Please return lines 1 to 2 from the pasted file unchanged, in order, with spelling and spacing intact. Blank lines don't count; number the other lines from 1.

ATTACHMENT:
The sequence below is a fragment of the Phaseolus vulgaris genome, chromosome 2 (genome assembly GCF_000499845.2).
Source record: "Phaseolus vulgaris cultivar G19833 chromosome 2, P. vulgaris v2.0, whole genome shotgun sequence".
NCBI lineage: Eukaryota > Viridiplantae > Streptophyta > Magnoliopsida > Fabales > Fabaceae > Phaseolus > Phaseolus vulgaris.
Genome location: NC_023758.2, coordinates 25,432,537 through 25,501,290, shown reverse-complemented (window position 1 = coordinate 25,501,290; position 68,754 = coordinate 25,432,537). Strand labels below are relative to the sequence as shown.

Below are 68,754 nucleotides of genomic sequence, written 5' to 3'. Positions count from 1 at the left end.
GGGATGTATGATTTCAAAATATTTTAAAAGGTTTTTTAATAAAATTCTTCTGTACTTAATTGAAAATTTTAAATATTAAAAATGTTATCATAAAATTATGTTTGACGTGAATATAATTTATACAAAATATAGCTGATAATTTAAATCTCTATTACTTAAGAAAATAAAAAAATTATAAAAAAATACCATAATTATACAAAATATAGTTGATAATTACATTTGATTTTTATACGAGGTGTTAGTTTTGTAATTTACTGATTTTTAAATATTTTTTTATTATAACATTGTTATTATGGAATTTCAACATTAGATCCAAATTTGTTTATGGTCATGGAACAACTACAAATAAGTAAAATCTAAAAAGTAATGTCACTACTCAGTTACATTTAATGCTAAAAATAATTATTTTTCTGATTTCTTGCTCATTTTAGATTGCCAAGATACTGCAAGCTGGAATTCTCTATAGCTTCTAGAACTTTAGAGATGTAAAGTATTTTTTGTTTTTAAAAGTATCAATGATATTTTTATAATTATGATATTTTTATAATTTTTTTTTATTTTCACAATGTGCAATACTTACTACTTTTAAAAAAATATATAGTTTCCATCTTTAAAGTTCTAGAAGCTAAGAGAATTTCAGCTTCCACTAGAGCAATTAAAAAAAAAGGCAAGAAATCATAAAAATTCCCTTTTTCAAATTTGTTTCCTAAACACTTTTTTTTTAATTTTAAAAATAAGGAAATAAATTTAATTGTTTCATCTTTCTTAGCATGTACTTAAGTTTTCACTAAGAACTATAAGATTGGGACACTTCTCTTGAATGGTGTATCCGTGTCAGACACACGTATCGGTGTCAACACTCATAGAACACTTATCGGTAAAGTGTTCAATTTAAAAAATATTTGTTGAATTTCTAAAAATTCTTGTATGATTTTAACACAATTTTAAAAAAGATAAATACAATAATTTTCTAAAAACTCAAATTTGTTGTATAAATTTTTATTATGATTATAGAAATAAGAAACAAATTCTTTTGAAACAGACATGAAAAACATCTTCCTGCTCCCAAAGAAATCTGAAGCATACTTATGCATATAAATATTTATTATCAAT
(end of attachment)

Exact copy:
The sequence below is a fragment of the Phaseolus vulgaris genome, chromosome 2 (genome assembly GCF_000499845.2).
Source record: "Phaseolus vulgaris cultivar G19833 chromosome 2, P. vulgaris v2.0, whole genome shotgun sequence".